By "suitable alfalfa line" or "suitable alfalfa genotype" it is meant a genotype or line of alfalfa that is perennial, exhibits embryogenic potential (for example at least 1 embryogenic calluses per 20 leaf discs or other explant tissue), is transformable, and in which transgenic proteins are stable following the criteria of stability as discussed throughout this document (also see Example 3). Not all alfalfa genotype or lines are perennial, and it is well known that many perennial genotype or lines of alfalfa are non-embryogenic and non-transformable, or that these properties may change upon transformation (Desgagnes, 1995). Even though alfalfa plants appear desirable as a host plant due to the advantages described earlier, alfalfa plants are known to exhibit high protease activity. In fact of the characterized forage species, legume forages exhibit a higher degree of proteolysis during ensiling than grass species, and alfalfa exhibits the highest extent and rate of proteolysis of the legume forages (Jones et al. 1995). Furthermore, it has been demonstrated that transgenic proteins in other plant species, such as tobacco are readily degraded by endogenous proteolytic activity (e.g. Hiatt et al, 1989). When one considers these two factors in combination, it is totally unexpected that suitable alfalfa genotypes could be isolated that exhibit the property of ensuring transgenic protein stability. Therefore, it is important to determine whether any proteolytic activity within a suitable alfalfa genotype is directed to a transgenic protein of interest that is produced within the plant. In order to ensure acceptable proteolytic activity, certain minimum standards should be obtained. These minimum standards will vary as required by the applications of the transgenic proteins of interest. For example, if large quantities of the transgenic protein are required, the protein should be stable in aqueous extracts, preferably in the absence of any added component such as protease inhibitors, or other reagents typically added to extraction solutions. It may also be required that the transgenic protein be stable in drying and dry harvested tissues, allowing for large scale harvesting of the plant.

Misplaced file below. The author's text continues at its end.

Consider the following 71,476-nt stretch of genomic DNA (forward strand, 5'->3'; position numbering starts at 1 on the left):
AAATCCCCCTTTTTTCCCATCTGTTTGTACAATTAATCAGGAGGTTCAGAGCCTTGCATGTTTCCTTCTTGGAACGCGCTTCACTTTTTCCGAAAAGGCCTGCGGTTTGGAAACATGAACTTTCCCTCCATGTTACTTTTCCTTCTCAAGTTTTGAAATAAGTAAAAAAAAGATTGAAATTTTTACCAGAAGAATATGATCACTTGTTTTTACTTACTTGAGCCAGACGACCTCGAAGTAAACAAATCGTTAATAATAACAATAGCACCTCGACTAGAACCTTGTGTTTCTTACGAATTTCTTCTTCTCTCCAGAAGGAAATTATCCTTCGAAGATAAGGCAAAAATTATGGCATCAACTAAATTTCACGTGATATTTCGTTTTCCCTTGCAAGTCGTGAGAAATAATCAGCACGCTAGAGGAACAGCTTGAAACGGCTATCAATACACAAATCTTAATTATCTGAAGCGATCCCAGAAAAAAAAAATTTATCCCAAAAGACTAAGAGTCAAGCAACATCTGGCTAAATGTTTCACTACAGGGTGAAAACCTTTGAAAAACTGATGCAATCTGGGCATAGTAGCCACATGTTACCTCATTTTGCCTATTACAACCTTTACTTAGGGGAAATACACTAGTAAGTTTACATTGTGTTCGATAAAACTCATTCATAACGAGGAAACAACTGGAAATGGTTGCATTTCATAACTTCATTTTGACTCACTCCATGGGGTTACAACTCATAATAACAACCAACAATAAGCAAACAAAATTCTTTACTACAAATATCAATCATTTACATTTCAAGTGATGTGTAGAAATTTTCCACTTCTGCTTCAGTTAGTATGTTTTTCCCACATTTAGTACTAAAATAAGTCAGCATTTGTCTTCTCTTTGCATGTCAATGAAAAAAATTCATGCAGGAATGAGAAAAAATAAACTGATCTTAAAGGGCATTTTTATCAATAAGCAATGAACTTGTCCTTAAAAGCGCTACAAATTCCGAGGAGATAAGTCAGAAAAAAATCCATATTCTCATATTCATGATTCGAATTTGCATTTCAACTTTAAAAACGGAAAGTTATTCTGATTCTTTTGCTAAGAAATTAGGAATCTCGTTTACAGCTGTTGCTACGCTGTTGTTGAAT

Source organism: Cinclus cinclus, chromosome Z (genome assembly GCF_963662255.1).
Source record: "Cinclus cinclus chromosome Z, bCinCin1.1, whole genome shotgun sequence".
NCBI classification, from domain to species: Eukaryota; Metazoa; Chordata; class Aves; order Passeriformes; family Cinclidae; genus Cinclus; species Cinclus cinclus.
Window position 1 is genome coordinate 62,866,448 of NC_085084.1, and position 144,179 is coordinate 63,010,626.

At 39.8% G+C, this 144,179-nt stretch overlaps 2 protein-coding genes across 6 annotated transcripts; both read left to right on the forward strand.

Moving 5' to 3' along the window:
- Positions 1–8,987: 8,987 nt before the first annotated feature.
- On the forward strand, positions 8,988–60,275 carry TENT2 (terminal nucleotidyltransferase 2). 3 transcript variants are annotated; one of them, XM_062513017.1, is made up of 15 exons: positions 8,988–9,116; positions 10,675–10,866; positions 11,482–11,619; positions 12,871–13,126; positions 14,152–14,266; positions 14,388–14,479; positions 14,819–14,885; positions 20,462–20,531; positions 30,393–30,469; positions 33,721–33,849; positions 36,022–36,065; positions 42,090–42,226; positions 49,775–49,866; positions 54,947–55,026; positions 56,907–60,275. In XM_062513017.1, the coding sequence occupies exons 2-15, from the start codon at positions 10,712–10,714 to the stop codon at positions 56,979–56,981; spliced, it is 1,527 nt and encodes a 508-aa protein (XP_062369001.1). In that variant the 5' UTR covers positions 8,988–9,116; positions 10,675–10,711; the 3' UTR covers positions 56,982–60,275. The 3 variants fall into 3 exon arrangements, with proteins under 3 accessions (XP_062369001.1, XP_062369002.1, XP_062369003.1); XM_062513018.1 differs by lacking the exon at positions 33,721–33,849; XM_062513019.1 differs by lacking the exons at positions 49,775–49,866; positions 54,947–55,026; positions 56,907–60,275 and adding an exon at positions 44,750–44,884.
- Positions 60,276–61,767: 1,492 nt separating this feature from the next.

Suitable alfalfa genotypes or lines are obtained by screening a library of alfalfa plants to determine those that are perennial, then screening these selected genotypes or lines for embryogenic potential, followed by screening the selected genotypes or line for transformability. These plants are then transformed using a protein of interest and the stability of the protein in crude extracts and within dried aerial tissues is determined. This is then, optionally, followed by the step of verifying the utility of the transgenic protein for use as a Biologic. For the purposes of exemplifying the present invention, a embryogenic alfalfa genotype, 11.9, was characterized, however other genotypes could also have been used. This genotype was established to be perennial, embryogenic, transformable, and as indicated below, exhibit negligible proteolytic activity against transgenic proteins. However, it is to be understood that this genotype is to be considered as an example of possible alfalfa genotypes or lines that could be selected using the above criteria and this genotype is not meant to be limiting with regards to the application of the screening method, or plants obtained as a result of this screening protocol.